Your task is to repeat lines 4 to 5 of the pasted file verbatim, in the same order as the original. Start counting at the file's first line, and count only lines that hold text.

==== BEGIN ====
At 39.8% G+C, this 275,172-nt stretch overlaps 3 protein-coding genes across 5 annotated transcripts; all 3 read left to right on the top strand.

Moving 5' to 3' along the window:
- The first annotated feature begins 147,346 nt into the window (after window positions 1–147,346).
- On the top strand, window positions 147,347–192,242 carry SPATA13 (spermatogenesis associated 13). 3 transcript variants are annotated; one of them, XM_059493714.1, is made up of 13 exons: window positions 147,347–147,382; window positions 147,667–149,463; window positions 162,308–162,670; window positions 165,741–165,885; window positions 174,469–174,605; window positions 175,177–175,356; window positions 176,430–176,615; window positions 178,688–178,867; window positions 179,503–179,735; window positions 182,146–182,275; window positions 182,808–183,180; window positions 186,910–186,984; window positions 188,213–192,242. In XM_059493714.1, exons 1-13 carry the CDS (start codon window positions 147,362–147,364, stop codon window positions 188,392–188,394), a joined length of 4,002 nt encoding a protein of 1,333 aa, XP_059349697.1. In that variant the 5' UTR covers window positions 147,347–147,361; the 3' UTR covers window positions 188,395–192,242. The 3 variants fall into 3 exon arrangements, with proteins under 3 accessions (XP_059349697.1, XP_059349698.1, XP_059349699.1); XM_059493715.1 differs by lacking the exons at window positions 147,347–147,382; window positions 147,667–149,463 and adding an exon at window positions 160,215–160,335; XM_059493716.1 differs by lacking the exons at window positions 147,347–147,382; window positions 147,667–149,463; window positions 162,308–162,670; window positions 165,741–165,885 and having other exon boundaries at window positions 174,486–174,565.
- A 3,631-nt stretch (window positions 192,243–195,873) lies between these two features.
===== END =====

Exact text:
- On the top strand, window positions 147,347–192,242 carry SPATA13 (spermatogenesis associated 13). 3 transcript variants are annotated; one of them, XM_059493714.1, is made up of 13 exons: window positions 147,347–147,382; window positions 147,667–149,463; window positions 162,308–162,670; window positions 165,741–165,885; window positions 174,469–174,605; window positions 175,177–175,356; window positions 176,430–176,615; window positions 178,688–178,867; window positions 179,503–179,735; window positions 182,146–182,275; window positions 182,808–183,180; window positions 186,910–186,984; window positions 188,213–192,242. In XM_059493714.1, exons 1-13 carry the CDS (start codon window positions 147,362–147,364, stop codon window positions 188,392–188,394), a joined length of 4,002 nt encoding a protein of 1,333 aa, XP_059349697.1. In that variant the 5' UTR covers window positions 147,347–147,361; the 3' UTR covers window positions 188,395–192,242. The 3 variants fall into 3 exon arrangements, with proteins under 3 accessions (XP_059349697.1, XP_059349698.1, XP_059349699.1); XM_059493715.1 differs by lacking the exons at window positions 147,347–147,382; window positions 147,667–149,463 and adding an exon at window positions 160,215–160,335; XM_059493716.1 differs by lacking the exons at window positions 147,347–147,382; window positions 147,667–149,463; window positions 162,308–162,670; window positions 165,741–165,885 and having other exon boundaries at window positions 174,486–174,565.
- A 3,631-nt stretch (window positions 192,243–195,873) lies between these two features.